connectEDspace - support for young people

Young people can face all sorts of pressures – including problems at school, with friends or at home.
connectEDspace is a website by Relationships Australia Victoria (RAV), dedicated to young people to help provide all the information they need to deal with the stuff they go through each day.

Aboriginal Family and Relationship Support

RAV provides support to Aboriginal and Torres Strait Islander families and individuals to help strengthen family relationships.

Counselling provides an opportunity to talk with a professionally trained person to discuss couple issues, conflicts with friends, relationship breakdown, parenting, domestic violence, anxiety, depression, grief, sexual problems, childhood sexual abuse, stress and work related tensions and disputes.


Spotlight on family violence

3 December 2015

The issue of family violence in our community is gaining increasing attention, following the announcements of Rosie Batty as 2015 Australian of the Year and the Victorian Government’s Royal Commission into Family Violence.

This attention and the conversations that have followed are essential, with startling statistics demonstrating the prevalence of family violence in our community. One in three women aged 15 years or older has experienced physical violence (VicHealth, 2014), while one woman is killed in Australia almost every week by a partner or ex-partner, according to the Australian Institute of Criminology (2008-2010). One in four women and one in seven men have reported experiencing emotional abuse by a current or former partner (Australian Bureau of Statistics, 2013).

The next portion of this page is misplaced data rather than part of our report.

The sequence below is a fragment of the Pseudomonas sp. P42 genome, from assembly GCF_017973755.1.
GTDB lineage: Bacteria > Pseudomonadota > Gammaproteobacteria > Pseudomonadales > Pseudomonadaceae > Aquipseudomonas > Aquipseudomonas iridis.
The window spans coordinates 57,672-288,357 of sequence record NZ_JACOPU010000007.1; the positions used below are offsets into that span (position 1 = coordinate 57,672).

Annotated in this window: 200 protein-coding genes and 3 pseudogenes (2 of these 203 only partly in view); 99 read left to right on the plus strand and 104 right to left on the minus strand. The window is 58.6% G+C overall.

Historically, definitions of family or domestic violence may have been more likely to focus on physical aspects of violence. The Commonwealth Family Law Act 1975 however, defines family violence more broadly as violent, threatening or other behaviour by a person that coerces or controls a member of the person’s family (the family member) or causes the family member to be fearful.

Examples of behaviour that may constitute family violence include (but are not limited to) an assault, a sexual assault, preventing a family member from making or keeping connections, repeated derogatory statements, unreasonably withholding financial support or depriving a family member of her or his liberty.

We know that it is often very difficult for those experiencing family violence to disclose the issue. They may hold realistic fears about their own or their family’s safety if they seek help or disclose the abuse, particularly when threats are involved. Victims of family violence may feel shame or embarrassment, have low self-esteem or a strong emotional attachment to the perpetrator.

Responding to presentations of family violence can be challenging if you don’t come across the issue often or you don’t work for a family violence service. You might find yourself asking a range of questions about family violence.

What are the indicators? What do you say? How do you create a safe place so the person will feel okay about telling you what’s really going on? What happens next if the person says they are a victim of family violence?

Talking with women, men and children about suspected family violence can be difficult, however the way in which individuals and organisations respond to family violence is vital. These important conversations can help people experiencing family violence move to a safer place.

Some ways to respond include to:

  • believe the person
  • place the responsibility of the abuse with the abuser - it’s not the victim’s fault
  • use non-judgmental responses
  • refer to a family violence service.